There is one bad spot in the floor of the living room.  If at all possible, though, we may leave this repair job until next year.  I have a sneaky feeling that if we start ripping the damage out, we'll discover the same disaster that was the entire back end of the trailer.
All the windows and sills were coated in mold, dirt, dust and cobwebs.
I just remembered this area of the living room, too.  The water damage is just to the left of the front door.  I think I've conveniently blocked it out.  As I mentioned above, I think this (moldy mess) will result in another bigger-than-anticipated rip-out and rebuild.  While it may look worse than the other corner, the floor is not noticeably soft here.  Note to self:  mix up a tea tree essential oil treatment to spray on this visible mold.
My mom and dad, Mama & Papa Pea, came up in the afternoon to see the trailer (I don't think my dad had seen it before) and bring all the fixins for root beer floats!!  To eat our treat, we took them over to the new, permanent site where we'll move the trailer* so they could see that space.  (*As soon as it's solid enough to move!)







This will give you a rough idea of how the trailer will sit in the new space.

Back in the trailer, my man had pulled up the layers of old carpeting and then the linoleum on the floor between the bedroom and the bathroom.  Conveniently, this area sits just inside the back door (which you can see on the left side of the picture).

Further excavation revealed . . . uh oh! . . . rotted flooring beneath the linoleum:
Attempted patches to the water-damaged floor had been previously made with spray-in foam insulation and . . . poured cement????
While I'm tempted to leave you with that cliff-hanger (ha!), I'll end on a more positive note.  Below is a progression pic of the living room from the time I first saw it to how it was at the end of this (above described) work period.  Of course, NOW it's full again with construction materials!


 Until next time, then!

Sunday, August 14, 2016

Where Have I Been?

Good morning, old friends!

So, where have I been, and where am I now?  I've been busy - especially this summer.  Although, who among us hasn't?

The spring brought major changes in the lives of the three kiddos I love so much.  Their dad hired a full-time live-in nanny, cook and housekeeper - all rolled into one.  Was it a good decision?  For him, yes.  For the kids?  Jury's still out on that one.  What that meant for me, though, is that I have the kids just 1 day a week now.  But, I'm grateful I have that.  Very, very grateful!  Because of an out-of-town wedding last weekend, it had been a full 2 weeks since I'd seen them when I picked them up yesterday.  TOO long!  I missed them SO much!

My schedule was actually much lighter when I was caring for the little ones each week.  Now, I'm juggling three jobs.  Four, actually, for the month of August into the beginning of September.  I work for my dad (Papa Pea) two days a week, have the (above-mentioned) kids one day a week, clean the VERY popular AirBnB rental at least one time a week (generally more), and care for three other kids two days a week until school starts.  I think I have just two days off in the remaining weeks of August.  But, hey, ya gotta make it (hay, that is) while the sun shines!  :)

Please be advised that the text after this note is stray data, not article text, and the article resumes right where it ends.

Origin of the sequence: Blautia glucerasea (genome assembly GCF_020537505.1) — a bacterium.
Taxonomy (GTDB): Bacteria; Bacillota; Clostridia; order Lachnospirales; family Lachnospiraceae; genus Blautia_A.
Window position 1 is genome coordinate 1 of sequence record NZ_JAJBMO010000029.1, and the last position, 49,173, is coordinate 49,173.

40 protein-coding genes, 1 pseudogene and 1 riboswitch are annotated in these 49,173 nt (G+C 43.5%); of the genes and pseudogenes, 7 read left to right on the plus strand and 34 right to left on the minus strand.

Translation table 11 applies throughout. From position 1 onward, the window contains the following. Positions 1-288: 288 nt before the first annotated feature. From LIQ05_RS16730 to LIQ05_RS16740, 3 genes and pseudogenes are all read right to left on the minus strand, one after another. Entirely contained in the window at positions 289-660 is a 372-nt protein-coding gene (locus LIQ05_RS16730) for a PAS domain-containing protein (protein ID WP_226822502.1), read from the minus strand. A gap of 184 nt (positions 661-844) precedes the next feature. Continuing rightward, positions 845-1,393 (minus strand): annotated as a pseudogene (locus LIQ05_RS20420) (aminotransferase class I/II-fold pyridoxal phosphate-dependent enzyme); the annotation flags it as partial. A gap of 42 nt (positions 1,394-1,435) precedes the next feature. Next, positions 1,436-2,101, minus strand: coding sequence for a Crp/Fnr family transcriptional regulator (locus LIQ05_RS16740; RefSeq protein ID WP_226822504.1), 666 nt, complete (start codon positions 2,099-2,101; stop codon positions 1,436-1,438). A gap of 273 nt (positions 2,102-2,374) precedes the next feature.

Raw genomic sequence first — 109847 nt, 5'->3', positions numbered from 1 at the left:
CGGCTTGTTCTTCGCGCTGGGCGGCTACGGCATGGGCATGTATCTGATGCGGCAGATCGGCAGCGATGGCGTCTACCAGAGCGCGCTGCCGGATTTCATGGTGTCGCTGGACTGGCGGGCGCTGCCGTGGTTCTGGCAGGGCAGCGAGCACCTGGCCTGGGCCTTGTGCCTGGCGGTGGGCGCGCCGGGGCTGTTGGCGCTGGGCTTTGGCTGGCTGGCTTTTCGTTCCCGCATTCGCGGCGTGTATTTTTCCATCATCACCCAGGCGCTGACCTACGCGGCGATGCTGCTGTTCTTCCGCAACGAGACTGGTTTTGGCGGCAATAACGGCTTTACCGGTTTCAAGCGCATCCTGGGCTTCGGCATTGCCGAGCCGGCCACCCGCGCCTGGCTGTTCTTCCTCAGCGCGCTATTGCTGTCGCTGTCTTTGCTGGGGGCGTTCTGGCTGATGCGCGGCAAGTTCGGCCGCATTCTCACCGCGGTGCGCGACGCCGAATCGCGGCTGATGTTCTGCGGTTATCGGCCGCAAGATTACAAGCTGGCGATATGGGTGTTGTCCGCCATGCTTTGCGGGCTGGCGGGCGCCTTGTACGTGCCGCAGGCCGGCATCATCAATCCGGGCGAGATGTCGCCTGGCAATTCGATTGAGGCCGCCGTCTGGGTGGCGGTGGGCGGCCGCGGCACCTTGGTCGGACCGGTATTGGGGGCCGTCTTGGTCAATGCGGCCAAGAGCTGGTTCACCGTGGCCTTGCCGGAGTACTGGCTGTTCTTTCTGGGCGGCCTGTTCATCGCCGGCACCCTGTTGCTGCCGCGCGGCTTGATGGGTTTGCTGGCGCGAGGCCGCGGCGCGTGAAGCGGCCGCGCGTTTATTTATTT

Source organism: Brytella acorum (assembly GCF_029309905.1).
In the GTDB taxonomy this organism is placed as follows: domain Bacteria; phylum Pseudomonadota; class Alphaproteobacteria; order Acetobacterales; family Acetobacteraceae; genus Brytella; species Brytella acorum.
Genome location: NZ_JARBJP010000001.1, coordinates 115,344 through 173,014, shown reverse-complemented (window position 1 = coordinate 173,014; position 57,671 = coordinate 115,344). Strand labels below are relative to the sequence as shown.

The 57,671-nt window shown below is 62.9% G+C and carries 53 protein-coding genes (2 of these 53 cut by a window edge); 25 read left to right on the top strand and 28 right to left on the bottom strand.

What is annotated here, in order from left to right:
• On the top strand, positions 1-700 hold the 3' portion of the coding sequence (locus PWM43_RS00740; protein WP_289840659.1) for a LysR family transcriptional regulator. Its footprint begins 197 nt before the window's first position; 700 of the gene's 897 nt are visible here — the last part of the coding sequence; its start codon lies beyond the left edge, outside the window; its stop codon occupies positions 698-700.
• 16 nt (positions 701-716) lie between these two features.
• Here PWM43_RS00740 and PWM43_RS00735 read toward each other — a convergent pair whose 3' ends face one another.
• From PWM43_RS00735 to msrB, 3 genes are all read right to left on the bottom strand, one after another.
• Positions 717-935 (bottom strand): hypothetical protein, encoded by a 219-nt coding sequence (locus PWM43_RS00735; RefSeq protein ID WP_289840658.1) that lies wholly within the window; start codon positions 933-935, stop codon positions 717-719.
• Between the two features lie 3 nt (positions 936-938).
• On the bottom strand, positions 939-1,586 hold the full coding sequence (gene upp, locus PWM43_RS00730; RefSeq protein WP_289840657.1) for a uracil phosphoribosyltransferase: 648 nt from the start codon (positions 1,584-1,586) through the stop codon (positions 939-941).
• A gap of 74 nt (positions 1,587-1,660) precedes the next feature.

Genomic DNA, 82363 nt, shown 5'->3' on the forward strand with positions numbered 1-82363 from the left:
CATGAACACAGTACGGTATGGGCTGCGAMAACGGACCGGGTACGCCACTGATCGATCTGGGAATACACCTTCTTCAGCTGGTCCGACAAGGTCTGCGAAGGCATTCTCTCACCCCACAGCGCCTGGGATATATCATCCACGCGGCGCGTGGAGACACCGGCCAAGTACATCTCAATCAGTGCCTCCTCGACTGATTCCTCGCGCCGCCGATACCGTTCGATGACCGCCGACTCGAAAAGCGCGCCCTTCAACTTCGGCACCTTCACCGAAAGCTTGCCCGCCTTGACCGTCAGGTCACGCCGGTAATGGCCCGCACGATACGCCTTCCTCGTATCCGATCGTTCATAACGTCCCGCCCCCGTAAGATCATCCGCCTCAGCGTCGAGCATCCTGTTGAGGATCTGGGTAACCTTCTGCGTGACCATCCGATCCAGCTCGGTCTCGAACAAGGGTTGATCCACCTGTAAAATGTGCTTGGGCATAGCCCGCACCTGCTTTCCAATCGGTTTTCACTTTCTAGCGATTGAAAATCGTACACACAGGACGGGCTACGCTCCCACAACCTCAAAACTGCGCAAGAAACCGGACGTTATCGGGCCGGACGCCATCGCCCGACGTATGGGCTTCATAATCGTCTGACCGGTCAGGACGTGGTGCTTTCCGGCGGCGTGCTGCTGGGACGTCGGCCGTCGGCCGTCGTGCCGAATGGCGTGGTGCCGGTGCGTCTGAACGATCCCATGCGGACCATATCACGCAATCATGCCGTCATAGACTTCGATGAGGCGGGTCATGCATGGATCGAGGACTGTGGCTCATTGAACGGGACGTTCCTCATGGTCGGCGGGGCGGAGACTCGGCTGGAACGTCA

In other news, I've met a boy!  Well, a 45-year old man.  While we were both on an online dating site, neither of us were really looking.  He tells me that my profile read very "anti-relationship".  Which, I guess, is partly true.  After 6 years of single-hood, I was to the point of wanting someone to just . . . find me attractive, I guess.  My "ideal" situation was to find a newsy e-mail waiting for me at the end of a long day and meet someone for a meal out every month or so.


Of course, NOTHING ever goes according to "plan", so I've found myself in love (who knew?!!) and very much looking forward to the time that he leaves his job and home (just over 2 hours away) and we move in together!  "There's no constant in life except change!"

My wee cabin is too small for us to live comfortably, but we've fortuitously been gifted a 34-year old, 30' pull-behind camper that is to become our new home!  And the long-term use of land to park it on!  It's located 9 miles inland (from where I currently sit) in a different micro-climate (in this large county of many micro-climates) from that at my cabin:  hotter in the summer (ugh!) but colder in the winter (ahhh, lovely).  It sits on a BIG inland lake where the fishing is abundant.  We won't see the lake from where our trailer will be nestled in the trees, but it's just a short walk to our canoe or water (to haul in the winter).

My dear friend showing me the trailer for the very first time in May.
It was owned by an elderly gentleman who is no longer able to live independently.  His family has since come and removed all his belongings. 

It's our five-year plan (hence the name of this blog) to live there cheaply for that amount of time while we work hard and save up enough money to buy land and build.

My man is not able to leave his job until the beginning of October, and his time up here beforehand is very limited.  So, a LOT of hard work will happen in October as we ready the trailer for living and get it as winterized as much as we can for this first cold season.  Of course, I have big dreams of painting the semi-dark wood interior a nice, bright (white?) color to make things seem lighter and brighter inside, but that may have to wait until next summer or, with luck, quieter (wintertime?) days when I can do a little here and there.

I'll stop with my musings here so I'll still have "before" pictures to show you and mental meanderings to share before things REALLY start to change in our new home.